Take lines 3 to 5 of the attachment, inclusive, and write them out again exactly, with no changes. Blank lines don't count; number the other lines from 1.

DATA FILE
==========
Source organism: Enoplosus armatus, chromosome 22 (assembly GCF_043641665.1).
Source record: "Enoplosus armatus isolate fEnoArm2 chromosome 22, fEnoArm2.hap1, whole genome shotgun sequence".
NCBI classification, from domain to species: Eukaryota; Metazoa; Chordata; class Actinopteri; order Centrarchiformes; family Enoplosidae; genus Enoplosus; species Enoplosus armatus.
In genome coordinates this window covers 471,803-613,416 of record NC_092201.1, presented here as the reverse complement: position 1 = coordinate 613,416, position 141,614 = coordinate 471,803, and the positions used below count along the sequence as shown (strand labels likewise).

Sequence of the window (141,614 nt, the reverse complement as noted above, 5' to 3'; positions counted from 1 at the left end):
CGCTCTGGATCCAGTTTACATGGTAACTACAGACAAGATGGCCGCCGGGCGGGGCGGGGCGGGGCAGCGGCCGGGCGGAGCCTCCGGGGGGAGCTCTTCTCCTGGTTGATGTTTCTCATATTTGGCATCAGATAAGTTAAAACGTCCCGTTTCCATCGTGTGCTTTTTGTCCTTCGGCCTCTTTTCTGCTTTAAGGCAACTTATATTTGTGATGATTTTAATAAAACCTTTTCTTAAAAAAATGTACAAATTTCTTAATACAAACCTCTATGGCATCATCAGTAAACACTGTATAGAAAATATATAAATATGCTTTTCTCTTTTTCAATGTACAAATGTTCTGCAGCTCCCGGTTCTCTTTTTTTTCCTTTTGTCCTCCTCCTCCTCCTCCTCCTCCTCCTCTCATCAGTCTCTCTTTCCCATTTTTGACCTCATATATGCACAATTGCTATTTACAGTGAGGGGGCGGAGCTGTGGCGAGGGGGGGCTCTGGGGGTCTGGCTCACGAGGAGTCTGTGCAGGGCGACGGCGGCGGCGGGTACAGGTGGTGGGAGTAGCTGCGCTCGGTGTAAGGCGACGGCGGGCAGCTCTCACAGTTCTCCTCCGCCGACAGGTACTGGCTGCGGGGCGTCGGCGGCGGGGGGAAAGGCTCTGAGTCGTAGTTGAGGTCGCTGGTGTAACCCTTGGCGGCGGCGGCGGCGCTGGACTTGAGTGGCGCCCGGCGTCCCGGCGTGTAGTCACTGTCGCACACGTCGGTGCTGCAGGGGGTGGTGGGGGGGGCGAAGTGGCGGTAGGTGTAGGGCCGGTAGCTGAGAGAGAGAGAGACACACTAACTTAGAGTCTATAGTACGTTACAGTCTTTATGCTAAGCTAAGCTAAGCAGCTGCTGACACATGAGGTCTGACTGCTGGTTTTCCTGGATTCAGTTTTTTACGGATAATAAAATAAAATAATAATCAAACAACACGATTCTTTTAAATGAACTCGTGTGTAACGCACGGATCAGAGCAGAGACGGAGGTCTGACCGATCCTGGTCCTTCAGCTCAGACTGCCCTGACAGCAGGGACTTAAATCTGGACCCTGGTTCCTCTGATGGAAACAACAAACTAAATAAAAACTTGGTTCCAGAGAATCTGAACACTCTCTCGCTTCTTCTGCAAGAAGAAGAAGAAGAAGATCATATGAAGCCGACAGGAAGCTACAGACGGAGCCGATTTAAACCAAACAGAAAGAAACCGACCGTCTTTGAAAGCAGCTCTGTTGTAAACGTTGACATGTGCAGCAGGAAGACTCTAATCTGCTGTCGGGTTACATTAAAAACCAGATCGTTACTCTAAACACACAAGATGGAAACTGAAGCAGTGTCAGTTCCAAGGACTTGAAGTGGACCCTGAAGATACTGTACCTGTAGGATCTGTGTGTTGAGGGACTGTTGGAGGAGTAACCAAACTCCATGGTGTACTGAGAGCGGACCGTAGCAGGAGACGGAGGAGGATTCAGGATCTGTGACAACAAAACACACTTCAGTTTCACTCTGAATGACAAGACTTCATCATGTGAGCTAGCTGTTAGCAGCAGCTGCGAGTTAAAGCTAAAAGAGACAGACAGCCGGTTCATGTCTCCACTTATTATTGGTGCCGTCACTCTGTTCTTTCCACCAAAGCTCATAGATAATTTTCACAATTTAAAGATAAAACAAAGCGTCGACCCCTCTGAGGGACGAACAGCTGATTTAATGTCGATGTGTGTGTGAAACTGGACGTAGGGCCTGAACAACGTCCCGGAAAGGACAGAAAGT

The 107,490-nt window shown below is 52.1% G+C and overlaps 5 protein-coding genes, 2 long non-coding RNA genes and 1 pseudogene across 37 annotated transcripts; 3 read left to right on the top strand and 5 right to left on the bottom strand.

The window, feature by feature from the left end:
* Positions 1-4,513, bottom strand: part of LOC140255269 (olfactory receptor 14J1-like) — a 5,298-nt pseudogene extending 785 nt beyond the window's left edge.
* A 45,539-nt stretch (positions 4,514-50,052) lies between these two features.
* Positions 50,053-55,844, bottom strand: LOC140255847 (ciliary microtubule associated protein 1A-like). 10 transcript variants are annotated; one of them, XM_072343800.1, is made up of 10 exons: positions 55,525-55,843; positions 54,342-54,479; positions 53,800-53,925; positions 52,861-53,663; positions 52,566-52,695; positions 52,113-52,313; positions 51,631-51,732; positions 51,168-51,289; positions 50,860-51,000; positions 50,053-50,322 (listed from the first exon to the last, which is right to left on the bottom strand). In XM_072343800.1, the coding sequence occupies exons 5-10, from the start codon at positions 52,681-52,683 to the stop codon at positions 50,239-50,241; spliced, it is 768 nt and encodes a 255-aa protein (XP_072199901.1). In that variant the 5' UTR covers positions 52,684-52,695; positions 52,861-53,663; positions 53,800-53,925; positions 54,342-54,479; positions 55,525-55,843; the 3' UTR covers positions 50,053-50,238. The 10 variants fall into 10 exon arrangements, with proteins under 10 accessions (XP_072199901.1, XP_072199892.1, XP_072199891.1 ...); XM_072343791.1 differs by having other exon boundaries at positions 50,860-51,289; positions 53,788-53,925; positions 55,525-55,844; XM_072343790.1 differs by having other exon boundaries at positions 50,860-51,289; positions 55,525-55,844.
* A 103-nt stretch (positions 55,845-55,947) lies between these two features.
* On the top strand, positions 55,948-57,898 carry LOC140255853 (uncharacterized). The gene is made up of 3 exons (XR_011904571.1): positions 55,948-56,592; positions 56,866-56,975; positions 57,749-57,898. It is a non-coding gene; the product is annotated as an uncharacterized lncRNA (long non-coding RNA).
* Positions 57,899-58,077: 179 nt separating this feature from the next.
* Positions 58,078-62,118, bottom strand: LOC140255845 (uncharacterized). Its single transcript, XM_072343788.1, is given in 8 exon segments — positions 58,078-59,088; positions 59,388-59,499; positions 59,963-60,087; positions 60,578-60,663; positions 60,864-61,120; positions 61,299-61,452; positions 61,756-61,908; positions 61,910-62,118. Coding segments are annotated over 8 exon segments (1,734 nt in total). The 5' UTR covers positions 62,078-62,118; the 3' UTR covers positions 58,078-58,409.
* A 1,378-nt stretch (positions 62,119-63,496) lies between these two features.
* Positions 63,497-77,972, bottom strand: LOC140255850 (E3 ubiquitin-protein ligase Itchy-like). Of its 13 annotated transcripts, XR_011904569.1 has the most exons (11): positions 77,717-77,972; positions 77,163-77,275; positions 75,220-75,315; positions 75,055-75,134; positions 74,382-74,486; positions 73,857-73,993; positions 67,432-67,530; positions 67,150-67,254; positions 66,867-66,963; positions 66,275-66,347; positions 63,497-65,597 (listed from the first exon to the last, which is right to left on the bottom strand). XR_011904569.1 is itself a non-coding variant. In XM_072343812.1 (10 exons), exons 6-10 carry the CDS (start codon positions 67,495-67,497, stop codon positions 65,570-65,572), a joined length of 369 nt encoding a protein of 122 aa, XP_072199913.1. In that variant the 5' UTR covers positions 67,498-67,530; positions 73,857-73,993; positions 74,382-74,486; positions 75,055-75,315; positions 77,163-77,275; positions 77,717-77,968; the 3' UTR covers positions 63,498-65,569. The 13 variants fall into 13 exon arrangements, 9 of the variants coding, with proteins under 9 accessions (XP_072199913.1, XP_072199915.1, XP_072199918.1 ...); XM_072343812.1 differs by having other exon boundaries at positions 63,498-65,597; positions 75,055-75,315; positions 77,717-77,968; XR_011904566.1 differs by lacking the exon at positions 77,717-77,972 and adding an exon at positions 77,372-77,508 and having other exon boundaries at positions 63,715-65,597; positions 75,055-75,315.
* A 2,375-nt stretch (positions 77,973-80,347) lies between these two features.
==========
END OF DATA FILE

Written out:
NCBI classification, from domain to species: Eukaryota; Metazoa; Chordata; class Actinopteri; order Centrarchiformes; family Enoplosidae; genus Enoplosus; species Enoplosus armatus.
In genome coordinates this window covers 471,803-613,416 of record NC_092201.1, presented here as the reverse complement: position 1 = coordinate 613,416, position 141,614 = coordinate 471,803, and the positions used below count along the sequence as shown (strand labels likewise).

Sequence of the window (141,614 nt, the reverse complement as noted above, 5' to 3'; positions counted from 1 at the left end):